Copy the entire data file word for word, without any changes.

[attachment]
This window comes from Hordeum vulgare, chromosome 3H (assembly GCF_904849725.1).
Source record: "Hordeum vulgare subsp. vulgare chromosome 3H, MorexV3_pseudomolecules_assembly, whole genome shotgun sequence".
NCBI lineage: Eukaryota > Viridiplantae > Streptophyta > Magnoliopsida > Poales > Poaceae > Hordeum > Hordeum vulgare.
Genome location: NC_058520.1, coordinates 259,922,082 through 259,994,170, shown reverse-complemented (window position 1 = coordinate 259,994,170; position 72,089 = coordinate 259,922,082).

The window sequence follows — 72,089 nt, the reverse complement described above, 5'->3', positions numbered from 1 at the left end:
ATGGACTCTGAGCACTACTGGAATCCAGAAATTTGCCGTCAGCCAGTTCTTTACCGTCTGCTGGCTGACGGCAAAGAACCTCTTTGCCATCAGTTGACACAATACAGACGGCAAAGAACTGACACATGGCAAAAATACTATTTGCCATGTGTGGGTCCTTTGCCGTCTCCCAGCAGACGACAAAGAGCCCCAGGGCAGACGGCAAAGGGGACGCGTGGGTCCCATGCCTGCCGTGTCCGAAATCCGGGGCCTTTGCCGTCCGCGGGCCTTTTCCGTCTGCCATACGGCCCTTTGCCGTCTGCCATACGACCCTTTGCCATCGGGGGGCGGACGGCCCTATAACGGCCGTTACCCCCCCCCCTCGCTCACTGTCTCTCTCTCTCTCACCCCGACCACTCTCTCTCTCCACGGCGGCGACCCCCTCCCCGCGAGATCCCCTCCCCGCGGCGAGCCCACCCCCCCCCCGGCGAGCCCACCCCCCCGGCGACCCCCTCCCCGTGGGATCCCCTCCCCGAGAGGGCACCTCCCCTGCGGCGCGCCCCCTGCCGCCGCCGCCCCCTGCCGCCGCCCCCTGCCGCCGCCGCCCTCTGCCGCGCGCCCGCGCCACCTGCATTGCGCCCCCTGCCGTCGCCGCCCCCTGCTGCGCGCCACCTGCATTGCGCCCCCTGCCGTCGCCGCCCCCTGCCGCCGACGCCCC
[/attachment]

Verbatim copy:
This window comes from Hordeum vulgare, chromosome 3H (assembly GCF_904849725.1).
Source record: "Hordeum vulgare subsp. vulgare chromosome 3H, MorexV3_pseudomolecules_assembly, whole genome shotgun sequence".
NCBI lineage: Eukaryota > Viridiplantae > Streptophyta > Magnoliopsida > Poales > Poaceae > Hordeum > Hordeum vulgare.
Genome location: NC_058520.1, coordinates 259,922,082 through 259,994,170, shown reverse-complemented (window position 1 = coordinate 259,994,170; position 72,089 = coordinate 259,922,082).

The window sequence follows — 72,089 nt, the reverse complement described above, 5'->3', positions numbered from 1 at the left end:
ATGGACTCTGAGCACTACTGGAATCCAGAAATTTGCCGTCAGCCAGTTCTTTACCGTCTGCTGGCTGACGGCAAAGAACCTCTTTGCCATCAGTTGACACAATACAGACGGCAAAGAACTGACACATGGCAAAAATACTATTTGCCATGTGTGGGTCCTTTGCCGTCTCCCAGCAGACGACAAAGAGCCCCAGGGCAGACGGCAAAGGGGACGCGTGGGTCCCATGCCTGCCGTGTCCGAAATCCGGGGCCTTTGCCGTCCGCGGGCCTTTTCCGTCTGCCATACGGCCCTTTGCCGTCTGCCATACGACCCTTTGCCATCGGGGGGCGGACGGCCCTATAACGGCCGTTACCCCCCCCCCTCGCTCACTGTCTCTCTCTCTCTCACCCCGACCACTCTCTCTCTCCACGGCGGCGACCCCCTCCCCGCGAGATCCCCTCCCCGCGGCGAGCCCACCCCCCCCCCGGCGAGCCCACCCCCCCGGCGACCCCCTCCCCGTGGGATCCCCTCCCCGAGAGGGCACCTCCCCTGCGGCGCGCCCCCTGCCGCCGCCGCCCCCTGCCGCCGCCCCCTGCCGCCGCCGCCCTCTGCCGCGCGCCCGCGCCACCTGCATTGCGCCCCCTGCCGTCGCCGCCCCCTGCTGCGCGCCACCTGCATTGCGCCCCCTGCCGTCGCCGCCCCCTGCCGCCGACGCCCC